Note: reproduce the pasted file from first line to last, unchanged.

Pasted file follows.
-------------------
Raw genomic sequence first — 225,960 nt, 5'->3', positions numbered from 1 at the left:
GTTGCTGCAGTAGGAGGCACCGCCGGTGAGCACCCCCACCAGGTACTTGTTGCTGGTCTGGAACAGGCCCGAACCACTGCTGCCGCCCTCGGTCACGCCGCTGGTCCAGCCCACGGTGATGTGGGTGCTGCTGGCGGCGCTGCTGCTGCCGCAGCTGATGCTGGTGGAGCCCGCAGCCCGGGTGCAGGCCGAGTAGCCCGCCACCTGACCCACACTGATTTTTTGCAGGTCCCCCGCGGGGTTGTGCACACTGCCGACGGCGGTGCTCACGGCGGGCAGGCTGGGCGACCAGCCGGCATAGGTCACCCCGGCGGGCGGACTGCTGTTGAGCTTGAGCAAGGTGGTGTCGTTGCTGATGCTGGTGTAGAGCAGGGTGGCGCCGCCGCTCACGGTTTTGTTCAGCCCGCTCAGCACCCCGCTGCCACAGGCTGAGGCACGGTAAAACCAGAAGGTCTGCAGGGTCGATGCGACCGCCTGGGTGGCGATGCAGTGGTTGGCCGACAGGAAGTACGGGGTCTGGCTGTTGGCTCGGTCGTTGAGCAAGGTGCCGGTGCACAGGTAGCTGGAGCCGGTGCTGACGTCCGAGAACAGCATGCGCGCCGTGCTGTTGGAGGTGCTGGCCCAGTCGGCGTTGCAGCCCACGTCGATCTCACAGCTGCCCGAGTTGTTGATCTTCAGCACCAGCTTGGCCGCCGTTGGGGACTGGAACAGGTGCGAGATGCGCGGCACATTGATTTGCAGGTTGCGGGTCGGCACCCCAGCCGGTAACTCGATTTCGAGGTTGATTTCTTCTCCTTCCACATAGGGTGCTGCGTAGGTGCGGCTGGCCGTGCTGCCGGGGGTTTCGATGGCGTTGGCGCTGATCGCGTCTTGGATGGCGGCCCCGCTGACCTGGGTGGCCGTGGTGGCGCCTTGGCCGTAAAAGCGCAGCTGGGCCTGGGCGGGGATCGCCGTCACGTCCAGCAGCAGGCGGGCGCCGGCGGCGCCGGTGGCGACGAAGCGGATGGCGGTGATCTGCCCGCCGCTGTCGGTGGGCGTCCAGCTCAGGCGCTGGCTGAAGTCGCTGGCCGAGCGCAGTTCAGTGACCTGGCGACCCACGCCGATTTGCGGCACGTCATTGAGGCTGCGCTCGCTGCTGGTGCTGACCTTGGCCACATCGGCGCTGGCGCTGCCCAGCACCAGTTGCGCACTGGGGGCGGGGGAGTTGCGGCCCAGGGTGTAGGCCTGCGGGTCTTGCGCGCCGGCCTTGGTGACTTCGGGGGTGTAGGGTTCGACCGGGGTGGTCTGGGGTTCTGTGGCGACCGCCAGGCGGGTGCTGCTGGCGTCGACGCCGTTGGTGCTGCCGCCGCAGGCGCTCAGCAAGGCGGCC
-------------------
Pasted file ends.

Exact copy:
Raw genomic sequence first — 225,960 nt, 5'->3', positions numbered from 1 at the left:
GTTGCTGCAGTAGGAGGCACCGCCGGTGAGCACCCCCACCAGGTACTTGTTGCTGGTCTGGAACAGGCCCGAACCACTGCTGCCGCCCTCGGTCACGCCGCTGGTCCAGCCCACGGTGATGTGGGTGCTGCTGGCGGCGCTGCTGCTGCCGCAGCTGATGCTGGTGGAGCCCGCAGCCCGGGTGCAGGCCGAGTAGCCCGCCACCTGACCCACACTGATTTTTTGCAGGTCCCCCGCGGGGTTGTGCACACTGCCGACGGCGGTGCTCACGGCGGGCAGGCTGGGCGACCAGCCGGCATAGGTCACCCCGGCGGGCGGACTGCTGTTGAGCTTGAGCAAGGTGGTGTCGTTGCTGATGCTGGTGTAGAGCAGGGTGGCGCCGCCGCTCACGGTTTTGTTCAGCCCGCTCAGCACCCCGCTGCCACAGGCTGAGGCACGGTAAAACCAGAAGGTCTGCAGGGTCGATGCGACCGCCTGGGTGGCGATGCAGTGGTTGGCCGACAGGAAGTACGGGGTCTGGCTGTTGGCTCGGTCGTTGAGCAAGGTGCCGGTGCACAGGTAGCTGGAGCCGGTGCTGACGTCCGAGAACAGCATGCGCGCCGTGCTGTTGGAGGTGCTGGCCCAGTCGGCGTTGCAGCCCACGTCGATCTCACAGCTGCCCGAGTTGTTGATCTTCAGCACCAGCTTGGCCGCCGTTGGGGACTGGAACAGGTGCGAGATGCGCGGCACATTGATTTGCAGGTTGCGGGTCGGCACCCCAGCCGGTAACTCGATTTCGAGGTTGATTTCTTCTCCTTCCACATAGGGTGCTGCGTAGGTGCGGCTGGCCGTGCTGCCGGGGGTTTCGATGGCGTTGGCGCTGATCGCGTCTTGGATGGCGGCCCCGCTGACCTGGGTGGCCGTGGTGGCGCCTTGGCCGTAAAAGCGCAGCTGGGCCTGGGCGGGGATCGCCGTCACGTCCAGCAGCAGGCGGGCGCCGGCGGCGCCGGTGGCGACGAAGCGGATGGCGGTGATCTGCCCGCCGCTGTCGGTGGGCGTCCAGCTCAGGCGCTGGCTGAAGTCGCTGGCCGAGCGCAGTTCAGTGACCTGGCGACCCACGCCGATTTGCGGCACGTCATTGAGGCTGCGCTCGCTGCTGGTGCTGACCTTGGCCACATCGGCGCTGGCGCTGCCCAGCACCAGTTGCGCACTGGGGGCGGGGGAGTTGCGGCCCAGGGTGTAGGCCTGCGGGTCTTGCGCGCCGGCCTTGGTGACTTCGGGGGTGTAGGGTTCGACCGGGGTGGTCTGGGGTTCTGTGGCGACCGCCAGGCGGGTGCTGCTGGCGTCGACGCCGTTGGTGCTGCCGCCGCAGGCGCTCAGCAAGGCGGCC